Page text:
Why composting can be the cure for most waste problems
If everyone took the simplest of steps, our collective action can have dramatic effects. The act of separating our waste at the time of disposal is a simple step to mitigating 3.3 billion tons of carbon emissions in a year. But more importantly, two-thirds of American garbage is actually food waste, and forty percent of food produced is never consumed. But waste in general is a huge environmental liability. On average, each U.S. citizen produces 4.4 pounds of garbage every day of which 65 percent goes into landfills; it is the equivalent of 728,000 tons of daily garbage — enough to fill up 63,000 garbage trucks.
That is why a collective effort should be taken by first starting with food waste. The best strategy is to separate our food waste from other types of waste like paper, packaging, and cans so that food waste can be converted to compost.
While composting may not be a ubiquitous concept for most communities and states in America, it is the norm for all households in Canada, France, South Korea, and Japan. For instance, the source-separated collection system of household food waste has been implemented nationally in South Korea and Japan. Despite the enormous benefits of strict waste separation, it is still not widely practiced in America, and needs more support in Los Angeles given its metropolitan size and sustainability goals outlined in the pLAn.
The natural decomposition process of composting allows us to make rich soil, divert 32 million tons of food waste annually from landfills, which mitigates methane emissions that result from anaerobic decomposition, and help combat climate change. Another benefit is we can reduce our dependency on artificial fertilizers, which pollute our waterways through runoff, and promote gardening and other well-being practices.
San Francisco stands as the first city to pass a composting and recycling ordinance in the United States that requires composting and recycling among all households. So what is keeping us from making this a policy implementation across all cities and states, and what is holding us back from moving forward?
The reasons can vary by region, but there are three main reasons that can explain the lag across the board:
1. Waste management is a privatized industry. The back and forth nature of government and private sector is inefficient and oftentimes does not bring about the wanted resolution. The city has said under the current open market system, it is unable to regulate the business of waste, push diversion targets, and establish labor standards.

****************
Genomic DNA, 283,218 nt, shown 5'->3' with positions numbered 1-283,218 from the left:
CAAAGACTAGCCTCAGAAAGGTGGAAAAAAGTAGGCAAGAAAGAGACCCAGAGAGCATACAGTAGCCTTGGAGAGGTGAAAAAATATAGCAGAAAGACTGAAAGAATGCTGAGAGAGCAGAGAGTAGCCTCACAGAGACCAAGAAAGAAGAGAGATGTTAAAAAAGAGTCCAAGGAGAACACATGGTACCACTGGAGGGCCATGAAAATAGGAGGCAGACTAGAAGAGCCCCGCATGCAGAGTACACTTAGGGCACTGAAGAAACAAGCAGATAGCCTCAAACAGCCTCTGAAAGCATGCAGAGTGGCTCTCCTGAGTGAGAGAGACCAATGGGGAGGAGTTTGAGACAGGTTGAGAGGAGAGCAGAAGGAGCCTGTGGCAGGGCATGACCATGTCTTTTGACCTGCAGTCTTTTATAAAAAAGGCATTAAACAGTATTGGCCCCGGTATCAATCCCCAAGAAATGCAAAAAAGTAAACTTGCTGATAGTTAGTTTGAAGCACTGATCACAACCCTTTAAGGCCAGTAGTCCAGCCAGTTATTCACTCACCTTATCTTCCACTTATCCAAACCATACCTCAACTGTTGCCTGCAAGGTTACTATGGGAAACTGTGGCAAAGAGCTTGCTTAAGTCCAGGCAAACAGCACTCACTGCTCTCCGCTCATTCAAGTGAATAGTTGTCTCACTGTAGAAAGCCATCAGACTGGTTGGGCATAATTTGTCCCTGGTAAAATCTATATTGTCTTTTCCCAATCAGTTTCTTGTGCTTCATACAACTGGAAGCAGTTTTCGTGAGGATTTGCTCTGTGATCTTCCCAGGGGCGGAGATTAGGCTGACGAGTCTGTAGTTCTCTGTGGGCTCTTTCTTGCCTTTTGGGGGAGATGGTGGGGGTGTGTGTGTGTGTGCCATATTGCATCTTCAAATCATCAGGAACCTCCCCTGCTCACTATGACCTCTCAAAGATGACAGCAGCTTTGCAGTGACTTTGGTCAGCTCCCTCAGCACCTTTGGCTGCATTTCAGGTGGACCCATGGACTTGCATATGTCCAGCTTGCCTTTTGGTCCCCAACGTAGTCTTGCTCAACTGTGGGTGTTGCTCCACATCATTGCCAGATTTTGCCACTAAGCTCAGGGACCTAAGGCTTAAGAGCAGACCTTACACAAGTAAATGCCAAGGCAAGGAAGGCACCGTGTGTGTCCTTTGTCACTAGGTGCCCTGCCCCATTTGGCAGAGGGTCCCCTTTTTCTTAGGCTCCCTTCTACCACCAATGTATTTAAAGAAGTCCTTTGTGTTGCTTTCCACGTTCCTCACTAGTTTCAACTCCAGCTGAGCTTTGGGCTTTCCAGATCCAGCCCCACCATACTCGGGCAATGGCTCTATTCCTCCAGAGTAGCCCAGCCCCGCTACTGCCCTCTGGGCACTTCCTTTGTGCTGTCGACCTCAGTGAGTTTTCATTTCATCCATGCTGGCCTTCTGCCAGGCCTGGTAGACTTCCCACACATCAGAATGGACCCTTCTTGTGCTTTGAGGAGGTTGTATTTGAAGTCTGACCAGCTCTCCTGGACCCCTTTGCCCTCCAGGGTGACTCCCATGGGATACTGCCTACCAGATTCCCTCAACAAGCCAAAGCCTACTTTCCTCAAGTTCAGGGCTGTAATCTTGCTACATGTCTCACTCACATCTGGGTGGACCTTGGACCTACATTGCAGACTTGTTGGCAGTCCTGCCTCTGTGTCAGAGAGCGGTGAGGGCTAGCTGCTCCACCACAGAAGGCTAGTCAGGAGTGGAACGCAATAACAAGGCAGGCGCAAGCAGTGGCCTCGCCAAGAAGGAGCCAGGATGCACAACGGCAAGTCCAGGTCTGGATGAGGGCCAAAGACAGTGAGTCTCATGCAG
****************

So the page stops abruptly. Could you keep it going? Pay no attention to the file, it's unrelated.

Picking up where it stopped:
2. Public complacency and apathy. We do not feel the impending effects of climate change and environmental hazards that come from incinerators, landfills, and carbon emissions from waste hauling trucks. We never ‘see’ or care to wonder what happens with our waste once we get rid of it. All we care for is to “take it out.”
3. Too many competing issues. Environmental sustainability goals land at the end of municipal to-do lists. For instance, Los Angeles faces crises in a number of areas such as homelessness reduction, affordable housing, streets, transit overhaul expenditures, and social capital retention.
Since waste management is a privatized industry, government ordinances rely heavily on the work of private companies and what they do. San Francisco’s Mandatory Recycling and Composting Ordinance (№100–09) succeeded because it incentivized Recology, a major leader for Zero Waste, to use the three-bin separation system with composting in its own separate containment. Without the hands of private and public sector partnerships in place, sustainable technologies in waste cannot be implemented.
Hence, a policy that calls for a Public Private Partnership enforced by an ordinance like the one in San Francisco is needed to promote composting in Los Angeles. I propose a policy that leverages technology, namely Arduino sensors, to track the efforts of the Don’t Waste LA campaign, a multi-stakeholder initiative that seeks to ramp up the city’s composting and recycling efforts, and has in part resulted in a new city-wide. Last September, the Los Angeles Board of Public Works approved a $3.5 billion waste hauling contract, which will include 11 franchise zones divided amongst seven waste haulers. By tracking the footprint and results, can we provide convincing data on the pressing argument for an ordinance that mandates more composting in L.A.
Arduino sensors gather social data, which can ultimately provide the community engagement required for real change. By sharing the data, social and behavioral changes will increase. The transparency that comes with the use of the technology gives participants the ability to monitor the composting process throughout the cycle.
Los Angeles’ current 76.4% diversion rate can be on a monitored path via Internet of Things technologies, Arduino sensors, to meet the city’s zero waste goals including its 90% and 95% diversion goals by 2025 and 2030 respectively.
The ultimate intent is to return food waste back into the soil. Smart technologies via web-connected sensor monitoring will stimulate the data-driven social change in the sphere of food waste for the greater goal of increasing sustainability, energy recovery, and community health.